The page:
The last time you and another care giver lifted a patient, what was running through your mind? If “getting the job done,” came before “move this patient safely,” it could be a sign that your health care organization is in need of a cultural change.
Not-so-safe patient handling
Did you know that over the course of an eight-hour workday, the Occupational Health and Safety Administration estimates that the average nurse, orderly and other care staff will lift 1.8 tons worth in patient transfers? That’s slightly more than a female white rhinoceros, according to the World Wildlife Foundation.
That job doesn’t come easy, either. Lifting boxes is simple—you pick them up, and put them down. But humans, both young and old, can sometimes be combative or resist. It’s a risky task that often goes overlooked by managers. But as OSHA reported in 2007, direct-care workers suffered musculoskeletal disorders at a rate of 252 per 10,000 workers, or seven times higher than the national rate among all occupations. The source also reported the direct and indirect cost of these types of injuries reach $20 billion annually, making them a top financial risk factors for employers.
“There’s no safe way to lift a patient.”
In a National Public Radio interview, William Marras, director of the Spine Research Institute at Ohio State University, gave some stark news for the patient care industry after having conducted a study that monitored nurses’ spines while lifting patients.
“The magnitude of these forces that are on your spine are so large that the best ‘body mechanics’ in the world are not going to keep you from getting a back problem,” Marras told NPR. “There’s no safe way to do it with body mechanics.”
It’s clear that change is needed, because if employees aren’t safe, it’s not a far stretch to say patients aren’t either. A back spasm could mean an elderly person is unexpectedly dropped. With patient care being of the utmost importance, isn’t it time to take another look at how “safe” your organization’s patient handling is?
Turning the page
First, nurses, orderlies and health care workers need to understand what’s a safe weight to lift, and what should be avoided. The National Institute for Occupational Safety and Health reported that 35 pounds of weight should be the maximum amount. This is because muscles start to deteriorate in strength as people grow older, and the average age of a nurse was 46.8 years old per the latest available data.
Next, get a committee of employees together to work with a risk management consultant to identify not only specific areas of concern in your particular health care setting, but those across the industry as well. Partnering with a risk control specialist is key in transforming the culture. Many times, organizations will take a stance on safe patient handling, but there’s little to no accountability to see it through. The third-party can keep track and intervene if both sides of the table aren’t sticking true to their word, and it helps to have someone who’s had experience in the industry.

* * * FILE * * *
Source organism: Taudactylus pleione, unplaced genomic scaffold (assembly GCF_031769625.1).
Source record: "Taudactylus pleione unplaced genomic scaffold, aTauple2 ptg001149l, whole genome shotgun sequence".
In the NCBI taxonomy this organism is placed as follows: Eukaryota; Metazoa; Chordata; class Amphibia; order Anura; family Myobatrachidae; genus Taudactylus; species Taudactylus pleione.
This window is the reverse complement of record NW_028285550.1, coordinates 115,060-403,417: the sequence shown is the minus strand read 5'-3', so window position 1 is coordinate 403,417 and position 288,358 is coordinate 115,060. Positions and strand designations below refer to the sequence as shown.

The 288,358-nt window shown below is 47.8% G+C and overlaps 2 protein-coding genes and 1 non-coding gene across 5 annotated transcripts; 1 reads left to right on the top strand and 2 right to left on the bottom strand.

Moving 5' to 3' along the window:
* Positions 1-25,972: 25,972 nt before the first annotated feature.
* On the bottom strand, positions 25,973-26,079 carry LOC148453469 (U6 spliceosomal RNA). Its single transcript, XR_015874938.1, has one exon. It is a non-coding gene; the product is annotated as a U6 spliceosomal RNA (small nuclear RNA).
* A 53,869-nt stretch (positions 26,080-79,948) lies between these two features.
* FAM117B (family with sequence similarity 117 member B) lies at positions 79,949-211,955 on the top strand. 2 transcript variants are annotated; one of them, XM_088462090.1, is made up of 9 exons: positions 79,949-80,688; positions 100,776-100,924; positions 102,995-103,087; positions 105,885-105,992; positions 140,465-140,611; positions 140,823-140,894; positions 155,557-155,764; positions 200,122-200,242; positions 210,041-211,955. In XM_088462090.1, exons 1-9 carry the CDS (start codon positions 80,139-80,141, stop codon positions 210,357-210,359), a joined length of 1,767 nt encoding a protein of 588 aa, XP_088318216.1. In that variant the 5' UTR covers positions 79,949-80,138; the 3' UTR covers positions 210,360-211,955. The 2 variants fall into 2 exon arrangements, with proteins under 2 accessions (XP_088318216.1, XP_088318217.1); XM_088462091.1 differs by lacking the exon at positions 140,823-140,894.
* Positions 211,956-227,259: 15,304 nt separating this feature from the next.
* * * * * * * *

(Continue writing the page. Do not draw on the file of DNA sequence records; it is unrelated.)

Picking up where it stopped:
Technology is advancing quickly, and a number of machines are now available on the market to not only help lift patients, but to give them support as they walk as well. Because many injuries can occur if a patient is hanging onto a nurse for support while walking, it shouldn’t be disregarded when revamping your organization’s strategy.
With the help of your risk control consultant, begin to implement safe procedure and equipment training on a regular basis. It doesn’t help to incorporate machines if they’re not used correctly. Proper lifting techniques for a variety of situations should also be part of the seminars. In the “fight or flight” situations where a patient is falling down, a nurse can quickly disregard all previous training and reach out, but this can result in a serious injury. Consistent training sessions should help remind them at those times to stay with protocol.
Communication is especially important, not only as to whether certain techniques are working but with other nurses when transferring patients as well. For instance, if you and a co-worker are the only two moving a patient, it’s imperative each of you know exactly what the other is going to do. Not to be left out, the patient should also be included in the conversation, and be informed as to how he or she will be transported.
Above all else, there needs to be an ideological change within the organization to a patient/employee safety-first type of mantra. When you have this in mind, all types of training and communications fall into place. By ensuring the person you’re moving is comfortable with the technique or machine being used, you reduce the risk of having them be combative or resist, which drastically lowers the chance for injury.
Is your organization trying to turn the page on their safe patient handling protocol? Contact us today to get in touch with a risk control consultant that can help you identify the best steps to take.
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